Emboldened vigilante groups sprung up far and wide after witnessing the government’s reaction to the September 2015 murder of Mohammad Akhlaq on suspicions of eating beef. Soon after, a 15 year old was attacked and killed on a train for the same reason. In 2017, there were about a dozen such brutal killings as these vigilante groups roamed freely and even uploaded videos of their heinous crimes on social media.

There is a reason why the symbolism of a cow is so powerful. Indeed, it has a sacred history in Hinduism, but it can very easily transcend multiple Hindu identities. As scholars have often pointed out, there is no single Hindu culture. “Hindu” is a large category with a wide set of beliefs, which are not united by a common institution, unlike the Abrahamic faiths. As David Ludden, a historian of South Asia, says, “Hindu identity is multiple, by definition, and India consists of many other religious identities as well, including those among Muslims, Zoroastrians, Sikhs, Christians, and Jews.”[xx]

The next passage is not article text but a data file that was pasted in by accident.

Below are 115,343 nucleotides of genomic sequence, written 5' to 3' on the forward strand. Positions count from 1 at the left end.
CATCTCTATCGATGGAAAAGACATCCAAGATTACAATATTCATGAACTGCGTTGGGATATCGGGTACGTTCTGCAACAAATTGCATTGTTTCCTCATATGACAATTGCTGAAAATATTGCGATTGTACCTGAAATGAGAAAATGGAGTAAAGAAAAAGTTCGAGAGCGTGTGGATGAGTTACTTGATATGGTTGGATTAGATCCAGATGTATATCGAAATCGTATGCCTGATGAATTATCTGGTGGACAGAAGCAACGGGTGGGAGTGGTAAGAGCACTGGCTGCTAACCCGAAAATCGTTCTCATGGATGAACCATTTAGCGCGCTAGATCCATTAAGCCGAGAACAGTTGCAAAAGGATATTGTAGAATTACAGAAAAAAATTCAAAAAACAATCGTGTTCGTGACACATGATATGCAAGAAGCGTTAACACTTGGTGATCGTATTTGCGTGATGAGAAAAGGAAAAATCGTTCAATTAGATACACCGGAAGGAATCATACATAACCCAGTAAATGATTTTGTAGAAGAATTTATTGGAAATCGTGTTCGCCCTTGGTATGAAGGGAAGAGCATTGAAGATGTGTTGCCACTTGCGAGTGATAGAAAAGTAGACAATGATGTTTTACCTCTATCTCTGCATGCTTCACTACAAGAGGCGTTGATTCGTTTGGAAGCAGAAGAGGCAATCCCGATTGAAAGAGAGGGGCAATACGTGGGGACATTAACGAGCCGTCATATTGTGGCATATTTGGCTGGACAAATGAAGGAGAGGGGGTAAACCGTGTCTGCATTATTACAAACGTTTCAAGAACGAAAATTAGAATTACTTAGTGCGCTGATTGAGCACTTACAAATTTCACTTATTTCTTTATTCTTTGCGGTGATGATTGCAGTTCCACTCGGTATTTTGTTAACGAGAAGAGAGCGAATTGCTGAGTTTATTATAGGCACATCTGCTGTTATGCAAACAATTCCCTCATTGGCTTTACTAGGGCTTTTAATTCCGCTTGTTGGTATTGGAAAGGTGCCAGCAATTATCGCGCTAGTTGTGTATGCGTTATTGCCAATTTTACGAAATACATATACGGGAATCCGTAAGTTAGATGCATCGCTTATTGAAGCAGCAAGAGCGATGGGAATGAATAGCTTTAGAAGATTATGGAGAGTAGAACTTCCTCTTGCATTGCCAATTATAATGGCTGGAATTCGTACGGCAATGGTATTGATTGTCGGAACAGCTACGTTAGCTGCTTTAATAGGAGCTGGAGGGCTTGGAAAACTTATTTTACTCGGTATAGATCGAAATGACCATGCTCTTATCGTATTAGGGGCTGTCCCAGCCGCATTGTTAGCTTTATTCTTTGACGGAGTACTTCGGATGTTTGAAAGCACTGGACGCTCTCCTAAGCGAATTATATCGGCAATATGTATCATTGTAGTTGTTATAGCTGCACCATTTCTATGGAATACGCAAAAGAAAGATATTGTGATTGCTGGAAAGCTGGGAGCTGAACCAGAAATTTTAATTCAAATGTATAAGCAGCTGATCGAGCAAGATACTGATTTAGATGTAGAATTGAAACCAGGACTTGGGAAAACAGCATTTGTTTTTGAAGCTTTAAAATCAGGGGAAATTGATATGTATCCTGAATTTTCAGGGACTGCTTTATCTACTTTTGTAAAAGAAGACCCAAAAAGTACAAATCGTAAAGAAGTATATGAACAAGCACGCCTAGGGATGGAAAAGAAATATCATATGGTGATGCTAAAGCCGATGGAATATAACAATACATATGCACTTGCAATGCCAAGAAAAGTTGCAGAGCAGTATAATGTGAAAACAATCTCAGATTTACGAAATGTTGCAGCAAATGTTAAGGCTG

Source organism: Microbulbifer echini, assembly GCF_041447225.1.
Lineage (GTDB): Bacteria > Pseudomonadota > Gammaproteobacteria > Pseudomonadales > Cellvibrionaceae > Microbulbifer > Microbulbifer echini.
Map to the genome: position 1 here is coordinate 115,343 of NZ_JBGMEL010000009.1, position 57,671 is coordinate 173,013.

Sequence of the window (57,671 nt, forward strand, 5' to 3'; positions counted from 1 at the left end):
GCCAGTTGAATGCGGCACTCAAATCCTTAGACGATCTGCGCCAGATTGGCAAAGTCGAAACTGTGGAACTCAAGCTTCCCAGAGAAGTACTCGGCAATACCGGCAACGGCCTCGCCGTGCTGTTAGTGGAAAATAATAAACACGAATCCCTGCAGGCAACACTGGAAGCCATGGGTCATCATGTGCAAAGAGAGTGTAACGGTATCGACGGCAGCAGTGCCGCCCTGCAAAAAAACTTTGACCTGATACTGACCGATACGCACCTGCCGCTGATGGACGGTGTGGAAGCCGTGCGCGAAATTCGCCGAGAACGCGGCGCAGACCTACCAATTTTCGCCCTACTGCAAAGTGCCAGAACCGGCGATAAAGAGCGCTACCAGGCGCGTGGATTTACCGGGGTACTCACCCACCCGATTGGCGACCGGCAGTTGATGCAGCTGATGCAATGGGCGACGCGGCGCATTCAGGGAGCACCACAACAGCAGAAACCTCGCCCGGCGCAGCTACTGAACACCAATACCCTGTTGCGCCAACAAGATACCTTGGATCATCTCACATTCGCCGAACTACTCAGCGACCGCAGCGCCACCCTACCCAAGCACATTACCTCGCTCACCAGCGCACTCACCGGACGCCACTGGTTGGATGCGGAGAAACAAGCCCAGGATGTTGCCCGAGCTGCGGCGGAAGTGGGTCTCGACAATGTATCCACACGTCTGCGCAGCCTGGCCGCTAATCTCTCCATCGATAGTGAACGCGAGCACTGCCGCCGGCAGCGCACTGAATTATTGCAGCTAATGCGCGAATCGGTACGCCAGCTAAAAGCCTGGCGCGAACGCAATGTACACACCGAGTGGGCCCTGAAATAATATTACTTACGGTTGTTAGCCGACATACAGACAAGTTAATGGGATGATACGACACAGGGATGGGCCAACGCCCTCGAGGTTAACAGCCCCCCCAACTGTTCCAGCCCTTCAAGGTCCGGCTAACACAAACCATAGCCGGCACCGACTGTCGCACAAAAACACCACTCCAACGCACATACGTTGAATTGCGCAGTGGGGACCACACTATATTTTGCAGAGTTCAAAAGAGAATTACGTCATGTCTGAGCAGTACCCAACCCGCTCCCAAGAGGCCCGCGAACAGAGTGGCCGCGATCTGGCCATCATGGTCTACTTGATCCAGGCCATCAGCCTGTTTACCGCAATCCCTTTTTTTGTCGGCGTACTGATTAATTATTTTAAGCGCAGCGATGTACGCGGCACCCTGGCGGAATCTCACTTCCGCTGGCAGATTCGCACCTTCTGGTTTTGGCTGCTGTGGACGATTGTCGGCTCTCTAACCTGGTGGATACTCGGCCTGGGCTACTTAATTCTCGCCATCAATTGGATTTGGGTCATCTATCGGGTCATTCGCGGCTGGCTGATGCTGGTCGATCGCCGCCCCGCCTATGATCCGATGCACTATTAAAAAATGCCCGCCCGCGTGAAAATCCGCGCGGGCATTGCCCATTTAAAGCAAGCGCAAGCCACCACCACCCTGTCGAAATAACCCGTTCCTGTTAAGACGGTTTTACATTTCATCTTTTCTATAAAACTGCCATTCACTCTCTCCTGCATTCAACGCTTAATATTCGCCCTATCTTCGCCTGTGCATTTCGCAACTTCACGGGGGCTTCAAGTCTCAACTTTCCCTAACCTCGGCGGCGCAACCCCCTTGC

But the powerful symbol of the cow can become a unifying force against a perceived common enemy. In the form of a mother who provides food, the symbol can quickly invoke feelings of protection, as well as hatred against those perceived to be perpetrators of violence against it. In the hands of Hindu nationalists, it can be used as a potent symbol of threat to a Hindu nation from outsiders. This symbol can be used as an easy reminder of the oppression of colonialism and to fan deep-rooted biases with long and complex histories.[xxi] Under the Modi government, senior leaders have stoked this hatred. As IndiaSpend found, a “permissive environment for hate attacks” was “created by frequent hate speeches by senior leaders of the party.”[xxii] A BJP minister, for example, felicitated eight men convicted for a brutal lynching. In another such example, a BJP politician was reported to have released a video saying, “lynching will continue until cow slaughter is stopped.” Such support has emboldened the perpetrators.